How susceptible am I to diabetic foot disease?
Will I loose my foot or leg?
What leads to diabetic foot amputations?
The factors that translate to increased risk of diabetes foot problems in the diabetic population include:
- Increasing age – all organ systems get less resilient with age, including the vascular system, the neural pathways, and the skin
- The severity of your diabetes. Is your all time blood sugar high 12 mmol/l or closer to 30 mmol/l?
- The duration of your diabetes. Complications increase over time as damage compounds and age increases.
- Inability to maintain tight glucose control will allow for more vascular and neurological changes.
- Inability to maintain tight blood pressure control. Hypertension is strongly implicated in worse diabetic outcomes.
- Inability to control blood lipid profile (cholesterol) with diet or drugs will lead to more likelihood of congested blood vessels and less blood flow to feet and organs.
- Smoking is bad for vascular health and irritates tissues such as bones, joints and nerves.
- Nicotine causes the terminal blood vessels in the toes to squeeze shut and exclude blood from the area.
- Not using Aspirin therapy where recommended by your doctor can increase the chances of poor outcomes such as stokes, clots and heart attacks.
- Males have more risk of neuropathy than females
- Vision impairment can lead to complications because you may not be able to see the feet to assess problems
- Vision impairment is also implicated because it may be due to disease in the small blood vessels of the eye and this may be a reflection of what is already happening in the feet.
- Disorders that reduce immune response and therefore reduce resilience. This may be diseases or medications.
- Heavy alcohol use can reduce foot health in several ways
- Foot deformities that cause bone to become abnormally prominent on the feet can cause pressure sores / ulceration which can be difficult to heal. This included conditions such as claw toes, corns, bunions & diabetic arthritis, also known as Charcot’s Disease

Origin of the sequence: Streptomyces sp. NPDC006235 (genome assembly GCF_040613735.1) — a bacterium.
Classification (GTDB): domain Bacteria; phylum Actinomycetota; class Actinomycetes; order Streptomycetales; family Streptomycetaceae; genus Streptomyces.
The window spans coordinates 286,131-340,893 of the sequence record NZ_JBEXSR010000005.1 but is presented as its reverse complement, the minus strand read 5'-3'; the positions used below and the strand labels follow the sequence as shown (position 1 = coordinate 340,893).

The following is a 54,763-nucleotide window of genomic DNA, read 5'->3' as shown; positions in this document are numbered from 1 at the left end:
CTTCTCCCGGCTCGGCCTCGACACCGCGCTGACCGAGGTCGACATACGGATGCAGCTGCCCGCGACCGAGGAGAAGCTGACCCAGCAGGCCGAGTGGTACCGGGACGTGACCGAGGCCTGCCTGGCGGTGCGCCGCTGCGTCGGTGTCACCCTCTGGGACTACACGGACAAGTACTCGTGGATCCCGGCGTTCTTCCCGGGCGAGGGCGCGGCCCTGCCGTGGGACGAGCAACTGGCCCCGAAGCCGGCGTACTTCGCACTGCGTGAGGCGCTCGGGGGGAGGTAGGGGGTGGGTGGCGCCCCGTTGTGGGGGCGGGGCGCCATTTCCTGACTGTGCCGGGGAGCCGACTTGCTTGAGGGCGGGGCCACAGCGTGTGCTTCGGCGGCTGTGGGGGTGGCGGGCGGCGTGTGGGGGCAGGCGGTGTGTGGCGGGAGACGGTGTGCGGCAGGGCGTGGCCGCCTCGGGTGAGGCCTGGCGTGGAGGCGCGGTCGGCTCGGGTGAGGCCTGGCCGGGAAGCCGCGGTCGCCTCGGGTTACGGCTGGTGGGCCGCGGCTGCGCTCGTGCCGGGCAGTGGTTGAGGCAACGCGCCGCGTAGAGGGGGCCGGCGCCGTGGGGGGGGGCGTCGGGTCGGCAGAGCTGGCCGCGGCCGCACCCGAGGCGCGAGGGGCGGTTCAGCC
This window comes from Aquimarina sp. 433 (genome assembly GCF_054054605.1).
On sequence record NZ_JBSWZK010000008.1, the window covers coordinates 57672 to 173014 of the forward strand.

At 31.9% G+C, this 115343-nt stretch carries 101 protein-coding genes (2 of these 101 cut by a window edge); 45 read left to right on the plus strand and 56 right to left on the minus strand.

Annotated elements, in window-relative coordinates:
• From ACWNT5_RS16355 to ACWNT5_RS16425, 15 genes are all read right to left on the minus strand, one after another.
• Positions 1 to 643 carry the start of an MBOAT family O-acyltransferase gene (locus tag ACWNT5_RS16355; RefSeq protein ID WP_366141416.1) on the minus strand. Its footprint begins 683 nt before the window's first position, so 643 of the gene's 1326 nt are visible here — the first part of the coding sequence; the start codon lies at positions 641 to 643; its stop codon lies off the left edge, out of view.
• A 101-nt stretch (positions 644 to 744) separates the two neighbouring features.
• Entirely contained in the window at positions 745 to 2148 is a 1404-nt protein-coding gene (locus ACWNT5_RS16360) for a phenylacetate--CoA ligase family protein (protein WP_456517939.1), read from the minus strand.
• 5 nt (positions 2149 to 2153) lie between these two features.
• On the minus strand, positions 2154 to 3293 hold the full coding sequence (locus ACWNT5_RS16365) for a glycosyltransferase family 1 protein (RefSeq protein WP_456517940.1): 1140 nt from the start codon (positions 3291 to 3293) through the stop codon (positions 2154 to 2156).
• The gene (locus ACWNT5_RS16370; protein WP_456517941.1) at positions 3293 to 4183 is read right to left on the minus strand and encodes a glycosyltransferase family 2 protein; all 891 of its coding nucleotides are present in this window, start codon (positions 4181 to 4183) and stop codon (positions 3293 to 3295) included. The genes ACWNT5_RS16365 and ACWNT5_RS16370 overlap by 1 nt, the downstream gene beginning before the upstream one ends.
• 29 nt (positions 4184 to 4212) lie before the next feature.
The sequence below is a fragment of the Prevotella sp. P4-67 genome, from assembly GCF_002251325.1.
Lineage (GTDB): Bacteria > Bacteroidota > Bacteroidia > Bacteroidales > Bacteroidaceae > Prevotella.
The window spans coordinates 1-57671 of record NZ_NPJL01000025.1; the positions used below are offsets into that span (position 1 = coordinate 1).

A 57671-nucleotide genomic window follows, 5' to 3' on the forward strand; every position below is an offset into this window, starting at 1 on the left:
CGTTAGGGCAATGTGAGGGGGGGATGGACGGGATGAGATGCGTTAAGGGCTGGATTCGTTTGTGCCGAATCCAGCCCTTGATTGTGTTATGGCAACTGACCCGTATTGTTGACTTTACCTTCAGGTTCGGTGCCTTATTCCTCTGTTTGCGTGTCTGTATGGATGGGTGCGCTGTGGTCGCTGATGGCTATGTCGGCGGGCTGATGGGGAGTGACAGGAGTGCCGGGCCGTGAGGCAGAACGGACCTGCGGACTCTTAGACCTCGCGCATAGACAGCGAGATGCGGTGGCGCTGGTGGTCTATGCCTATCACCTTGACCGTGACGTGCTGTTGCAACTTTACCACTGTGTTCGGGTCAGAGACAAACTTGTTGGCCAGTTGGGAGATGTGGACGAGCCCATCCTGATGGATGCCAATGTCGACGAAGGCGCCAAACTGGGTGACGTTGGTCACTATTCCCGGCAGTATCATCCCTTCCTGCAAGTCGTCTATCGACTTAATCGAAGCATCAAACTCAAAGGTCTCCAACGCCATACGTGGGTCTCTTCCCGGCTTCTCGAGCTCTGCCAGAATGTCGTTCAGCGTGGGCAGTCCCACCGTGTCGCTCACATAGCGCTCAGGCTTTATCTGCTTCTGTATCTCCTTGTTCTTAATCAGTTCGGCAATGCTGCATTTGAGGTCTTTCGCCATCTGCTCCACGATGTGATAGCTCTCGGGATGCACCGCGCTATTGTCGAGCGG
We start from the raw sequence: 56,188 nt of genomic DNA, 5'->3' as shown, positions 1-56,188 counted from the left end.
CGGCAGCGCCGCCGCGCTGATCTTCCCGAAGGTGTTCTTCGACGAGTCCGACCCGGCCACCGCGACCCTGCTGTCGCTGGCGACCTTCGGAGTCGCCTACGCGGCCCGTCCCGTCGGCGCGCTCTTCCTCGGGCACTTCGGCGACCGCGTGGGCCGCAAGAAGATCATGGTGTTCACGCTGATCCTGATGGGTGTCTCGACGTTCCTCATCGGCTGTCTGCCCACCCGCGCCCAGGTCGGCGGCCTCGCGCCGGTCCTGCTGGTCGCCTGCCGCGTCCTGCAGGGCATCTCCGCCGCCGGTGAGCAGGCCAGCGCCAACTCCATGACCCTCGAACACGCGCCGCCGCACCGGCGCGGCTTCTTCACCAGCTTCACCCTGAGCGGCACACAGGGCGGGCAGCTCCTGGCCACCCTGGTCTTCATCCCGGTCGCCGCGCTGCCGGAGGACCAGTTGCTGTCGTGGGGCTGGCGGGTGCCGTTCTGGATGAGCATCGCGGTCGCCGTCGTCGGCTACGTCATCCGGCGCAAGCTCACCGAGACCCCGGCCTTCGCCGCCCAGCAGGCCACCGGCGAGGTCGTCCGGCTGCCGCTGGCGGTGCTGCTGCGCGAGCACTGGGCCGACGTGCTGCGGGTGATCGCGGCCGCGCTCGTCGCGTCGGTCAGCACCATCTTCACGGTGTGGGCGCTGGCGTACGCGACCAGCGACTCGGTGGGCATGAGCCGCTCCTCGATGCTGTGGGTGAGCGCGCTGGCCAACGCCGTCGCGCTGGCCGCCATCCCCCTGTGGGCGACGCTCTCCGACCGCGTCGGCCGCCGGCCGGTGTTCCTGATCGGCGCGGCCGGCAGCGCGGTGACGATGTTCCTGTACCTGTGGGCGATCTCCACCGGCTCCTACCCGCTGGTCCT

- Incorrect footwear choices that can rub off skin, open wounds or cause pressure lesions can be problematic.
- Ignoring foot problems by not inspecting your feet regularly or not seeking help early can make a simple problem become a limb-threatening one.
- Corns, callus and pressure areas can lead to skin break down, infection and non-healing of wounds.
- Loss of skin integrity. Dry skin or cracks let bacteria into the flesh and create infection.
- Toenails that are fungal, thick or deformed nails are more likely to become infected. Nails that are hard to cut are more likely to produce an ‘accident’ when being cut at home.
- Glycosylation of the tissues is caused by high circulation blood sugar affecting the pliability and resilience of skin and other tissue. It can lead to poor ability to tolerate pressure on the skin, joints or muscles and tendons.
- Limited joint mobility creating high pressure areas is a danger to skin.
- Signs of small blood vessel (microvascular) disease: retinopathy (eyes), neuropathy (sensation), nephropathy (kidneys), gastroparesis (gut) and impotence (sexual dysfunction) indicate the same blood vessel incompetence is probably happening in the feet as well.
- Signs of large blood vessel (macrovascular) disease such as coronary artery / heart disease and stroke again indicates the same conditions are likely to be affecting the vessels in the legs and feet
- Neuropathy which is a loss or impairment of sensation. It commonly occurs in the feet rather than in other body parts. Neuropathy is twice as important a predictor of diabetic amputations in the lower limb than is vascular disease.
To read this Q&A session as a single handbook, or to access the downloadable / printable version, please browse to our Diabetes Info Sheet. Alternatively, use this link to return to the Podiatry FAQs Blog.